Everything came together today for NiVek's J.D.'s official first journey. NiVek J.D. is a remote control tractor purchased from Target that was converted over to be controlled via a small on-board computer programmed in Java. The same basic board I used for NiVek I was used for this "robot".
This robot has two cool features not on NiVek I. The first is it has a GPS module purchased from Parallax. The second and which I think is really exciting is it using a Windows Mobile device as a "Repeater" that allows for communications from the NiVek embedded computer to a a PC. This design is based upon software components that are part of WiMo or Windows Mobile Robot, you really need to check out that site! This consists of some kewl software components that are made up of a Compact Framework 2.0 application that runs on Windows Mobile and a collection of services that run under Microsoft's Robotics Studio.
NiVek J.D.'s Hardware
Basically the radio was just ripped out of the existing remote control tractor and and the motors were connected to the NiVek embedded computer. As with the "original" WiMo, the Windows Mobile device was mounted on a servo with a CD-ROM. The original WiMo used a SmartPhone not a Pocket PC so that probably worked out a little better, it's nice to be able to pan the camera however with my driving skills (smacking into walls) one of these days, I'm pretty sure the CD-ROM is going to end up in pieces . I need to re-think that part of the design.
NiVeK J.D.'s Maiden Voyage (well at least one of the first few)
50,000ft System Overview
- The actual robot itself is controlled by an embedded computer based upon a small PIC processor with some additional components that allow it to be programmed in Java with 32K RAM & ROM this was purchased from Parallax and is called a Javelin Stamp. (See this post for more information)
- The embedded computer has a BlueTooth transceiver module that allows it to communicate with a Windows Mobile Device.
- The Windows Mobile Device has a Compact Frameworks 2.0 application running code available from the WiMo Bot web site.
- The Windows Mobile WiMo application communicates with the robot via BlueTooth. It also has the ability to listen on a socket for connections from a remote application. Since this is a Windows Mobile device (in my case a phone), it will not only work while it's connected via a local LAN via WiFi, but it can also communicate via the GPRS radio and be a sort of "repeater" that will allow it to communicate to a host controller program anywhere it has cellular reception, just think about this...this is very kewl! A nice feature is on the opening screen shot of WiMo it tells you the IP address of the device.
- On the PC side you have a set of Microsoft Robotics Studio services. When these services first start you will be greeted by a dialog that will allow you to enter the IP address of the remote Windows Mobile device.
- Once you press "Connect" (and the software gods are shining on you) you should establish a connection from your PC to the WiMo application.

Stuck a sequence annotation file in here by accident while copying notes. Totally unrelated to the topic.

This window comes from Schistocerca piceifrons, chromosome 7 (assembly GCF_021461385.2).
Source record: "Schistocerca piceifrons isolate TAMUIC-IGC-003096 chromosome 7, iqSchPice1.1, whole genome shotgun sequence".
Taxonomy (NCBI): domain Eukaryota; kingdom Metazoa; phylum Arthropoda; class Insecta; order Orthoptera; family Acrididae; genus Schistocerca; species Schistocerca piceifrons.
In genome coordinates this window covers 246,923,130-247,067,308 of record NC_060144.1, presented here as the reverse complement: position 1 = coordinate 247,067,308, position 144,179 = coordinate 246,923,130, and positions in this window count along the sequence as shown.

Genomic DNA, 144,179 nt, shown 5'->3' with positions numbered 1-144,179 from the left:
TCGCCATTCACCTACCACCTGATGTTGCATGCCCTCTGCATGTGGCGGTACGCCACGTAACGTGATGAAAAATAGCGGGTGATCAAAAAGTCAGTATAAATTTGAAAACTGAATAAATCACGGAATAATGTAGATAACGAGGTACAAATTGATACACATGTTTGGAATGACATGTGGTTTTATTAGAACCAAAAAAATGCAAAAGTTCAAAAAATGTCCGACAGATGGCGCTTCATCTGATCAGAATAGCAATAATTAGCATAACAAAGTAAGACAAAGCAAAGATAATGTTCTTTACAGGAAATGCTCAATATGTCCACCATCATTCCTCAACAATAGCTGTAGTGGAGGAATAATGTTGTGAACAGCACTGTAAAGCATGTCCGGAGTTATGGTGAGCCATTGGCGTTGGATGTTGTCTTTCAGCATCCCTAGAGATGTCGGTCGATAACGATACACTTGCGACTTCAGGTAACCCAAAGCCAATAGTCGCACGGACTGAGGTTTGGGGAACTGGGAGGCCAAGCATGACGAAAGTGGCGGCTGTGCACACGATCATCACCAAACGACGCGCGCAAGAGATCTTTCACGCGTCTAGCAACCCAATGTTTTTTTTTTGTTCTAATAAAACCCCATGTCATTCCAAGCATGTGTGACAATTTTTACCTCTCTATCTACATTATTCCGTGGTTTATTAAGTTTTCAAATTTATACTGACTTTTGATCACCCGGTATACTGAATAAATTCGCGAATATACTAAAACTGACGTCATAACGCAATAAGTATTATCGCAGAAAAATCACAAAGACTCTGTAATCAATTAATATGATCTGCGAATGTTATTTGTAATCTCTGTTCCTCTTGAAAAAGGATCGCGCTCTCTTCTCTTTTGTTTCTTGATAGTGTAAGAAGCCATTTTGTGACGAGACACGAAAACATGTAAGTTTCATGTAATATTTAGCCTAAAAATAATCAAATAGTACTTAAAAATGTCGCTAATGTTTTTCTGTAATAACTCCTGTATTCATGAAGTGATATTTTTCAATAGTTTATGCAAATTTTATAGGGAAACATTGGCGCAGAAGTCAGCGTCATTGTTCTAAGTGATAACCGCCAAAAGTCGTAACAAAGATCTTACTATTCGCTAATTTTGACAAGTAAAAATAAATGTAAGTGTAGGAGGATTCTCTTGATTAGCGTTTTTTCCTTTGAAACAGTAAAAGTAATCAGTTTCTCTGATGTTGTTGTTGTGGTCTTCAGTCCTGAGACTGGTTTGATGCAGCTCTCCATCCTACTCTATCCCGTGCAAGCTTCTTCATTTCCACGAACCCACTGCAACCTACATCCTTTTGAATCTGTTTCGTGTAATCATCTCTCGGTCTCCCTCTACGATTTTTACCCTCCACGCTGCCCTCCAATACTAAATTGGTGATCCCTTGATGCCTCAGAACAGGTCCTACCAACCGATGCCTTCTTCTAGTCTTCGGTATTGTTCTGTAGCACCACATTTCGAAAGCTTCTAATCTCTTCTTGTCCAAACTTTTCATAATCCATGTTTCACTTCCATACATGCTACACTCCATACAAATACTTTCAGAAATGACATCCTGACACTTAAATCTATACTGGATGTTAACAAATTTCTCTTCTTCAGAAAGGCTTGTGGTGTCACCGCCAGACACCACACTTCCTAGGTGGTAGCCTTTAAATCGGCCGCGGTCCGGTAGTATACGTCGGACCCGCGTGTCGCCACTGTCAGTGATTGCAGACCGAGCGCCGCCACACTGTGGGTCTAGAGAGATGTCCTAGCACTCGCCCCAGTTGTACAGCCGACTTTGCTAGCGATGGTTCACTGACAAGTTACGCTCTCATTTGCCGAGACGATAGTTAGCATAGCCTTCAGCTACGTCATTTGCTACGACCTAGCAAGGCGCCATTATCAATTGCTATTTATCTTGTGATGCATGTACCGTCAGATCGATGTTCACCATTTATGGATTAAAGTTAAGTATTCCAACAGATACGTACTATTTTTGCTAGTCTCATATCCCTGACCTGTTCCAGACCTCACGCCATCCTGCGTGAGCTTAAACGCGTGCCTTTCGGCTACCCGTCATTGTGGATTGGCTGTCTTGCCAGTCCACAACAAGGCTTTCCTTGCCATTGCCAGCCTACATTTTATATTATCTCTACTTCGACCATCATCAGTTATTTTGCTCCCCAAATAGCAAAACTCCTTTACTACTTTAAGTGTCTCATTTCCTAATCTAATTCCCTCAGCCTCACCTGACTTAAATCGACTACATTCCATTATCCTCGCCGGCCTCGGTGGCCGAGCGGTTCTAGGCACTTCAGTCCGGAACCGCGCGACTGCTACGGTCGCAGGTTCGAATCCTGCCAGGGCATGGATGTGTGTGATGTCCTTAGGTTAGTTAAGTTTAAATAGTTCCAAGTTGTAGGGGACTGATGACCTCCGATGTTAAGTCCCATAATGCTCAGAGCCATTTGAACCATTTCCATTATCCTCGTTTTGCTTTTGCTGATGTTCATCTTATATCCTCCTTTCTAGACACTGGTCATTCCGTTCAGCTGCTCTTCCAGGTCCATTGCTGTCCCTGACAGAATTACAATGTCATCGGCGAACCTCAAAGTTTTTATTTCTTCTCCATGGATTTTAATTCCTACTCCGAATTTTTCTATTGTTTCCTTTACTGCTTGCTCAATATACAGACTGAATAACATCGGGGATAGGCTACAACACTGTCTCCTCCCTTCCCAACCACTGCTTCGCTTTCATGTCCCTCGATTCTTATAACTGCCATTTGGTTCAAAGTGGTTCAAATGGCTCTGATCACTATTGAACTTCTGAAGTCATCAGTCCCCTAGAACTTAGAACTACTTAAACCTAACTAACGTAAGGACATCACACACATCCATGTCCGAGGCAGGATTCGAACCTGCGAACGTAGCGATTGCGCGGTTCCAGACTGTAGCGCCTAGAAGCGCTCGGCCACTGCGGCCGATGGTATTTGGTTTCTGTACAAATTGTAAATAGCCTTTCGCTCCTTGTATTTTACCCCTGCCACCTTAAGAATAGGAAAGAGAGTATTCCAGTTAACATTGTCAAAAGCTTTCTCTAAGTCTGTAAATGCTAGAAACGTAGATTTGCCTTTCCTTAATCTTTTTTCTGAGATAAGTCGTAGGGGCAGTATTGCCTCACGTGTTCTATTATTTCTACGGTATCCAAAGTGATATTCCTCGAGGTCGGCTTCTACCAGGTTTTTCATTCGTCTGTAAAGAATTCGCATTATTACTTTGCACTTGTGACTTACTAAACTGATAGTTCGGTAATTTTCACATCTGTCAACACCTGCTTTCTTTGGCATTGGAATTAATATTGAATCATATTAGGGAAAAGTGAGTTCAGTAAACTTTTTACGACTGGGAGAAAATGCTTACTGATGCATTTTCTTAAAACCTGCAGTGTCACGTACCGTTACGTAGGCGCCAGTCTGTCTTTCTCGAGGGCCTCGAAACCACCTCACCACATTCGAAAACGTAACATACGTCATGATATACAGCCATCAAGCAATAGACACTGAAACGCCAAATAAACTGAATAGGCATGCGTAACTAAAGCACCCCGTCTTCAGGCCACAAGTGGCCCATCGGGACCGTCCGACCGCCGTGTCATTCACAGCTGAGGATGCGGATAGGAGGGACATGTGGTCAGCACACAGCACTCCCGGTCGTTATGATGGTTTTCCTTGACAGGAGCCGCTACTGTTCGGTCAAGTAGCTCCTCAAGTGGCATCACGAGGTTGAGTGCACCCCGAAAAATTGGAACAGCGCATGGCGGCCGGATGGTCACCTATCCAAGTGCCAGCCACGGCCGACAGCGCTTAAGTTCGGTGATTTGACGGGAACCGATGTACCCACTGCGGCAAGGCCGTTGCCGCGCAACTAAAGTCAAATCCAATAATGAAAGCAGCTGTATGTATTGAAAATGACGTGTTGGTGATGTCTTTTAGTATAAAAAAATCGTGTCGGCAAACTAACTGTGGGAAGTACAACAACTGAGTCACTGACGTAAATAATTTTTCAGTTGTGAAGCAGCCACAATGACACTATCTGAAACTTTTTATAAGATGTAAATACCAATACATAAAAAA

- At this point a couple of additional forms will show up from the MSRS services. The one in the upper left is displaying console messages from MSRS (Microsoft Robotics Studio). This is a great way to see what's actually going on with your services.
- The one in the upper right is from a service that came with WiMo (with the addition of buttons to control the motors). Another really cool built in feature with WiMo is the ability to use the camera on your Windows Mobile device to send pictures back from your robot. This from also sends messages to the core WiMo communications MSRS service to pass those to the WiMo device application. These messages allow for control of the robot from the PC.
- The dialog in the bottom is an additional MSRS service that was built that subscribes the the TextMessageReceived event from the core WiMo service.
- The NiVek embedded computer spits out GPS readings every second (probably need to change this so it only sends when the location changes).
- This gets sent from NiVek to the the WiMo software on the device with a simple <stx><etx> binary protocol. The WiMo software turns it into a simple text message.
- For our GPS WiMo constructs a simple text message "GPS: #Sats=4 Lat=28.4.042 Long=82.42.5522".
- This text message is sent over the wire from the Windows Mobile application to the WimoComm MSRS service.
- The WiMo MSRS service picks up the text message and finds any services that subscribe to this type of incoming event.
- The GPS Point plotter MSRS service subscribes to these messages so it takes those readings and plots the on the crude dialog you see below. The challenge here is that for a robot this size of NiVek J.D. if it moves 50ft that's a long distance, and the resolution on the GPS module I purchased just doesn't seem to be all that accurate.
Finally one last picture of you host at the controls!
Can anyone figure out what NiVek stands for?